Zroom Ferrari Zroom

My mother deteriorated rapidly in her bed at MGH. She was in the final stages of her battle with cancer. It was not a pretty fight, but her beauty remained intact to the end. On Christmas Eve my mother held my hand and said, “I’m so happy I made Christmas.”

“Me too.” I thought about John Wayne at the end of THE SEARCHERS and forced back my tears.

“You’ve been everywhere in the world. You’ve never been to Ireland. I’m leaving you a little money. I want you to go to Ireland and find a girl like your aunts or sisters to marry. Will you do that for me?” Her grip tightened to crack my knuckles. She knew her own strength to the measure. Her grandmother had fled the Aran Isles as a girl of twelve. Nana never went back home. The one boat trip was enough for her.

“Yes, I will.” There was no refusing here, despite the incestuous nature of her last demand from her second son.

“You’re a good boy.” She released my hand with a sigh. “Help me with the medicine.”

By medicine my mother meant her morphine drip. I hit her up good. Her tender eyes rolled into heaven and I kissed her forehead. Three weeks later she passed from this life. No one in my family contested her will and six months later I received enough money to survive four months in Ireland. My good friend Camp had arranged a rental in the far west of Galway beneath the Seven Pins of the Connemarra. The renovated school house belonged to the Guinness family. They made beer.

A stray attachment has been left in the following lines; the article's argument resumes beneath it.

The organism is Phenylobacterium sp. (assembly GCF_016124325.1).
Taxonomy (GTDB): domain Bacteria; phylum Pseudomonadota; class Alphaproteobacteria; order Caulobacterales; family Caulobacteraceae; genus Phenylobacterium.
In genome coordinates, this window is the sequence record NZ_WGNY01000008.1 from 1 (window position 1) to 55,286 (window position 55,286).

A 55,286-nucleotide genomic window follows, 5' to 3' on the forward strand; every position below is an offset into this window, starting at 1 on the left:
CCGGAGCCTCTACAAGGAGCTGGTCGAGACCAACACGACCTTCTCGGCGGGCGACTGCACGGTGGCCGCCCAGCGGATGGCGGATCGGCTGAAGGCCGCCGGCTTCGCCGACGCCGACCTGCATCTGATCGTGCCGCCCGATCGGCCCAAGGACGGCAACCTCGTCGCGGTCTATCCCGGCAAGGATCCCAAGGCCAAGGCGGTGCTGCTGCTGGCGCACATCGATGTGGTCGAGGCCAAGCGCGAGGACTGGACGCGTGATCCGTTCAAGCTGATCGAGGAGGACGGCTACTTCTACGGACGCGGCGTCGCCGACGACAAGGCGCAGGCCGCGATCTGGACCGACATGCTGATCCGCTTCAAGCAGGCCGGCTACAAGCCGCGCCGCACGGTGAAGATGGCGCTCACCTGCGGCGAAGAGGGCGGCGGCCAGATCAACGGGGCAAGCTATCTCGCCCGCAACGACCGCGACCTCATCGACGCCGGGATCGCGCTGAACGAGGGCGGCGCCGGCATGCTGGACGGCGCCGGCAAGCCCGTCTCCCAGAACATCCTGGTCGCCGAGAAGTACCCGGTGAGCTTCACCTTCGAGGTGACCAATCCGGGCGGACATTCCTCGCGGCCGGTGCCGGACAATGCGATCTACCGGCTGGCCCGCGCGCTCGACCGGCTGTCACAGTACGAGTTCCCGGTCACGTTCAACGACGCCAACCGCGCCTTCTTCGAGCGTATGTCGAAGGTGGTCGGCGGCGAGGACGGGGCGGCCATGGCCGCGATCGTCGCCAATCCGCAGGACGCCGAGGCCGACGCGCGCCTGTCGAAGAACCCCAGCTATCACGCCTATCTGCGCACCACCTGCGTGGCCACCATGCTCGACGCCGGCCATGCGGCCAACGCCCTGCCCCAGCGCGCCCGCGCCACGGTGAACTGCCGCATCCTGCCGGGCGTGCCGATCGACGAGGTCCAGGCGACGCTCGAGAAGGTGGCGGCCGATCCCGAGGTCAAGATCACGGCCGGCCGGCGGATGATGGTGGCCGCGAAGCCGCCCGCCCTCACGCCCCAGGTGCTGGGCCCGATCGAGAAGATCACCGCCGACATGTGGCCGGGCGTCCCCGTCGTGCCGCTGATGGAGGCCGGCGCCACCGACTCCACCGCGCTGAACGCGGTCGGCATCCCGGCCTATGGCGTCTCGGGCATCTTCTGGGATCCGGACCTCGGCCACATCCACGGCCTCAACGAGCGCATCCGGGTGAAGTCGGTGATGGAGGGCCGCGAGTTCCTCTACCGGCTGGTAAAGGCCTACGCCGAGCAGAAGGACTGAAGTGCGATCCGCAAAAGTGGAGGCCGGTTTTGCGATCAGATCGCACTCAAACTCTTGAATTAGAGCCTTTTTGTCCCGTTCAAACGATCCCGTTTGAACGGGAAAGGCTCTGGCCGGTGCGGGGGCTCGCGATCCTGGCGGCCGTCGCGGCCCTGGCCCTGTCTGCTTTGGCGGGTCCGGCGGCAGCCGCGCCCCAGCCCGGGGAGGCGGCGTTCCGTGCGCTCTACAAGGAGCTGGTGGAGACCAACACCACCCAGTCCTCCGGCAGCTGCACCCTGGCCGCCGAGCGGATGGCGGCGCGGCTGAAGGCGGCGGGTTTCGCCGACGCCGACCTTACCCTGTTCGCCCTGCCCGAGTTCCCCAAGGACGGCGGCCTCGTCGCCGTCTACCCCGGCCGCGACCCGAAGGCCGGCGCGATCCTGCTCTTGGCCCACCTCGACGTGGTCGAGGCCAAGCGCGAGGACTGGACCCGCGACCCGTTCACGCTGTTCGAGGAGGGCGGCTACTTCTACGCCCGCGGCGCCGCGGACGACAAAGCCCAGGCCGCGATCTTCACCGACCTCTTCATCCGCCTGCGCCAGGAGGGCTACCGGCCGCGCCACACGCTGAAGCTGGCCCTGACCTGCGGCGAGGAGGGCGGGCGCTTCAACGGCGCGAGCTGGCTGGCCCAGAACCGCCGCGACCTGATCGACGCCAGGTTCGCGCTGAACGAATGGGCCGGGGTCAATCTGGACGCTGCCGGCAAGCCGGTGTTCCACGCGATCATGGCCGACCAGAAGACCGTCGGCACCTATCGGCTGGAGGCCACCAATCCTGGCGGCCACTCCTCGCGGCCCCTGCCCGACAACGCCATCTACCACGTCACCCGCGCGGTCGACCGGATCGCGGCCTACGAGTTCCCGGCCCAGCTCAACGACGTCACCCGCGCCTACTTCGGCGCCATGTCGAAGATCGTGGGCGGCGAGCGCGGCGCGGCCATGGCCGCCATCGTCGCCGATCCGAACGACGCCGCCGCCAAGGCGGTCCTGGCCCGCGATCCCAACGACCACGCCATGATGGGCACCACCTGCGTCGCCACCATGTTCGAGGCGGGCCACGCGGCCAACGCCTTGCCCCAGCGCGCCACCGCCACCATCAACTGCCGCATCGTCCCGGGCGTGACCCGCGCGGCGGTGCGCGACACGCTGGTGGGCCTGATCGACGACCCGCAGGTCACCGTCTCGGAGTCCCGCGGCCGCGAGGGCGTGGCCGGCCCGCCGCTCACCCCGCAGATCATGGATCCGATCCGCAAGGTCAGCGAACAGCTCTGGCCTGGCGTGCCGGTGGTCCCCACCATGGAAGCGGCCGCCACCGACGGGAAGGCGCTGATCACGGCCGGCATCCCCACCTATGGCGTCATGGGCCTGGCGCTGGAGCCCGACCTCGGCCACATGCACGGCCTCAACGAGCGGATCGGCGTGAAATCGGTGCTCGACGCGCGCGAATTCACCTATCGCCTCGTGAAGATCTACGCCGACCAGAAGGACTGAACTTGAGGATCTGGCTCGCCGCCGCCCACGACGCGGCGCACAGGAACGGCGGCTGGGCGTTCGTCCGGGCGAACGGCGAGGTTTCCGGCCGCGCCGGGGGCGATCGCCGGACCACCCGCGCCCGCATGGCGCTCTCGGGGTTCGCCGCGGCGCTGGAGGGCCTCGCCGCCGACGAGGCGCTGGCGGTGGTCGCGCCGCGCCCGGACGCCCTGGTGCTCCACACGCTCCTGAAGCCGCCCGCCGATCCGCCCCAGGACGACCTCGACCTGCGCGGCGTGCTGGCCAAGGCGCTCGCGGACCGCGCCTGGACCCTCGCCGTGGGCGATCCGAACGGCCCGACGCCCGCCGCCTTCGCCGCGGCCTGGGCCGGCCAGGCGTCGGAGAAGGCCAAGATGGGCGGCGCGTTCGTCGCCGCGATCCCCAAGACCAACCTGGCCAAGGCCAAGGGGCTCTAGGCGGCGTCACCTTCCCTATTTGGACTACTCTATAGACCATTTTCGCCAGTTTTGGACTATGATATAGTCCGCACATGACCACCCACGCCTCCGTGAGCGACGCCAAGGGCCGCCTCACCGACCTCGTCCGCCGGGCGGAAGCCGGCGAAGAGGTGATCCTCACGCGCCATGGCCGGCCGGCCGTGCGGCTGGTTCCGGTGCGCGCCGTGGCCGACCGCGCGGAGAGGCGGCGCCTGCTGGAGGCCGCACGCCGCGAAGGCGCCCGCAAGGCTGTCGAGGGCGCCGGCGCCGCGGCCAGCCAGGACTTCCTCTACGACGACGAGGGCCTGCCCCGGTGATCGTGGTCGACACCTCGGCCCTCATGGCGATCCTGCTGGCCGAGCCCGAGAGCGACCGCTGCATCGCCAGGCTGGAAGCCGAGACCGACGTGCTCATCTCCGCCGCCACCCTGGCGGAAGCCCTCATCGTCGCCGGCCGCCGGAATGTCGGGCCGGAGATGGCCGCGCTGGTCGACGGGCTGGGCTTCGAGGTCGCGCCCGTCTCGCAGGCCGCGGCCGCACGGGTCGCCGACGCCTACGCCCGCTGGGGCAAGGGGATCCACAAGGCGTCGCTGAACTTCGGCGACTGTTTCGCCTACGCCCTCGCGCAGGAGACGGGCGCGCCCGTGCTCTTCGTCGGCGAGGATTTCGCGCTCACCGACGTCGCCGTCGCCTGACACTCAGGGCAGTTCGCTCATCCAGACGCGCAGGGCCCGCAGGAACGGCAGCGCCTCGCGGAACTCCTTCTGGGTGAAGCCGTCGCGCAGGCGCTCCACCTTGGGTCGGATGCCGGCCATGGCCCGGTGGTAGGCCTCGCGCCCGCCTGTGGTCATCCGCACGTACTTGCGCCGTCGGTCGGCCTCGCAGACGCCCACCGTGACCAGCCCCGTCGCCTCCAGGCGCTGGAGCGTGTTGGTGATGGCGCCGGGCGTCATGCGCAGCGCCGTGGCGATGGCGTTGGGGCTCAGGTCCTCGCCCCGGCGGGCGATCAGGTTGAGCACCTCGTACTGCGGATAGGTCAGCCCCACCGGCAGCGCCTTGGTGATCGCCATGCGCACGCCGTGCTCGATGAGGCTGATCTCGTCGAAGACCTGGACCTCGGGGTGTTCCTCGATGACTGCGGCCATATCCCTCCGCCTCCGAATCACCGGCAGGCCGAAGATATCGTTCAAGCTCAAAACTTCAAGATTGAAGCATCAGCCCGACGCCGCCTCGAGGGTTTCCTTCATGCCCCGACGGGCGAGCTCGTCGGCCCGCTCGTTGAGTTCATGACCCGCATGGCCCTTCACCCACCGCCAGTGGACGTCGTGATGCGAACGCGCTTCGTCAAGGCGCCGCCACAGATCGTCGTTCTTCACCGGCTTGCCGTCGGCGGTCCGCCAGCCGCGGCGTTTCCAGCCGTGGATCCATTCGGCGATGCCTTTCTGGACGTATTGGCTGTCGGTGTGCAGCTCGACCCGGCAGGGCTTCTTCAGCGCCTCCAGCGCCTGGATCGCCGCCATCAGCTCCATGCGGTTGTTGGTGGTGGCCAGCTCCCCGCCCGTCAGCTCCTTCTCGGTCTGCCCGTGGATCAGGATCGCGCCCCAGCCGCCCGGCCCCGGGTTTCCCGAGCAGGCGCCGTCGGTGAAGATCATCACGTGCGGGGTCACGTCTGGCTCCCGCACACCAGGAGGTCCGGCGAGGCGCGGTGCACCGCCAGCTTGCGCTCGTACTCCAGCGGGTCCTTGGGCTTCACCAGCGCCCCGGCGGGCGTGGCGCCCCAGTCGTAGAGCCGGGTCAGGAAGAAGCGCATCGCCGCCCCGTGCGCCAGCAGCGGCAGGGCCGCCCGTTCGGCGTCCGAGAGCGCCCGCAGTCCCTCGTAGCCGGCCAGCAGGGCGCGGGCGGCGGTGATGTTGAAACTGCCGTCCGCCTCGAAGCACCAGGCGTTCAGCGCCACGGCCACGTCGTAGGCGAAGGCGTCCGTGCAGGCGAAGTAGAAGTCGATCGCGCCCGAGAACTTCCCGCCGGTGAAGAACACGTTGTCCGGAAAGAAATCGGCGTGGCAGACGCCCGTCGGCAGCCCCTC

“So it has to be grand?” I had read about the nearest town. Clifden had fifteen pubs. The guide books said nothing about women.

“It’s the Guinness’. How grand couldn’t it be?” Camp was English. He lived north of New York in a valley dedicated to the pleasures of the wealthy. I trusted his taste, even if the Brit had never been to Ballyconeeley. Camp was an interior designer. Straight, but still an interior designer. They knew style.

The cottage was rented until the end of the summer and I sublet my apartment at the beginning of September. My boss at the diamond exchange wished me luck with my wife hunt.

“May you make your mother happy.” Manny was a mother’s boy. We all are in the end.

“I’m doing this for her. I doubt there will be any women.” Most Irish women like women everywhere else left their hicktowns for big cities and the guide book had indicated that a small village could get more hickster than Ballyconeeley. It was renown for its cows.

“Better you than me.” The seventy year-old jeweler was in the first stages of divorcing his second wife. “I’m done with women. But you’re still a young man.”

“43.” My father had six kids at this age. I had none.

“43. I would cut off your right ball to be 43 again.” Manny slipped me a c-note. “Save it until you have a girl to take out to dinner. A yard has to go a long way with a girl from the sticks.”

The flight to Dublin was six hours. I found myself a cheap bed and breakfast on the other side of the Penny Bridge. I phoned Lord Guinness to pick up the keys for the house in the West. A taxi took me out to LOdge Park. The red-headed driver was impressed by my destination.

“I helped pay for this with all the Arthurs I bought.” The gravel driveway led through a quiet park to a large Georgian mansion with a nearby Victorian shed housing a steam museum. The only word for the estate was grand.

“Arthurs?” My ear was adjusted to the accent.

“Pints of Guinness. The founder’s name was Arthur.”

“Right.” I stored this tidbit of local lore for use at a later time and tipped the driver
His house was a palace complete with medieval tapestries and 16th Century paintings. Selling beer was a good business and I thought to myself, “If the cottage is a hundredth of this barrack, then I will be living in the lap of luxury.”